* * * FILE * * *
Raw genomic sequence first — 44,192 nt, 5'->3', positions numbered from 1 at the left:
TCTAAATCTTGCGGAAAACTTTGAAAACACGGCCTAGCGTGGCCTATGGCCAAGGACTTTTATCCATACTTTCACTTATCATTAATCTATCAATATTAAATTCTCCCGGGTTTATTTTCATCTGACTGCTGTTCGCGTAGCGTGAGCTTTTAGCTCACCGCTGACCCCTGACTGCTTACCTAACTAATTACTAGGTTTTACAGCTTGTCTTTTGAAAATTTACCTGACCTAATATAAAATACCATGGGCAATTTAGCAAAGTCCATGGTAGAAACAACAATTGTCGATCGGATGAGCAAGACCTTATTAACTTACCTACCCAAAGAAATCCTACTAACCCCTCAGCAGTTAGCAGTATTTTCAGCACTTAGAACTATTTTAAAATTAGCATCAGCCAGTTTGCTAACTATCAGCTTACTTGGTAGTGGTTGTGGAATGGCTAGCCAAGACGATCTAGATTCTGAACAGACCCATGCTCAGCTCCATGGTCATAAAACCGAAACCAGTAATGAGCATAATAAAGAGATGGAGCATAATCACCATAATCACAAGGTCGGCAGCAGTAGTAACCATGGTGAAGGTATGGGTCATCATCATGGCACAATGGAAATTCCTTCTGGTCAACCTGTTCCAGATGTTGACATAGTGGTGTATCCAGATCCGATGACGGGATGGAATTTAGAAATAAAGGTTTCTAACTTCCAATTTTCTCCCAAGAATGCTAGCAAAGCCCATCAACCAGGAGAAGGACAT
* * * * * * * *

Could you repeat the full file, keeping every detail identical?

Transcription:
Raw genomic sequence first — 44,192 nt, 5'->3', positions numbered from 1 at the left:
TCTAAATCTTGCGGAAAACTTTGAAAACACGGCCTAGCGTGGCCTATGGCCAAGGACTTTTATCCATACTTTCACTTATCATTAATCTATCAATATTAAATTCTCCCGGGTTTATTTTCATCTGACTGCTGTTCGCGTAGCGTGAGCTTTTAGCTCACCGCTGACCCCTGACTGCTTACCTAACTAATTACTAGGTTTTACAGCTTGTCTTTTGAAAATTTACCTGACCTAATATAAAATACCATGGGCAATTTAGCAAAGTCCATGGTAGAAACAACAATTGTCGATCGGATGAGCAAGACCTTATTAACTTACCTACCCAAAGAAATCCTACTAACCCCTCAGCAGTTAGCAGTATTTTCAGCACTTAGAACTATTTTAAAATTAGCATCAGCCAGTTTGCTAACTATCAGCTTACTTGGTAGTGGTTGTGGAATGGCTAGCCAAGACGATCTAGATTCTGAACAGACCCATGCTCAGCTCCATGGTCATAAAACCGAAACCAGTAATGAGCATAATAAAGAGATGGAGCATAATCACCATAATCACAAGGTCGGCAGCAGTAGTAACCATGGTGAAGGTATGGGTCATCATCATGGCACAATGGAAATTCCTTCTGGTCAACCTGTTCCAGATGTTGACATAGTGGTGTATCCAGATCCGATGACGGGATGGAATTTAGAAATAAAGGTTTCTAACTTCCAATTTTCTCCCAAGAATGCTAGCAAAGCCCATCAACCAGGAGAAGGACAT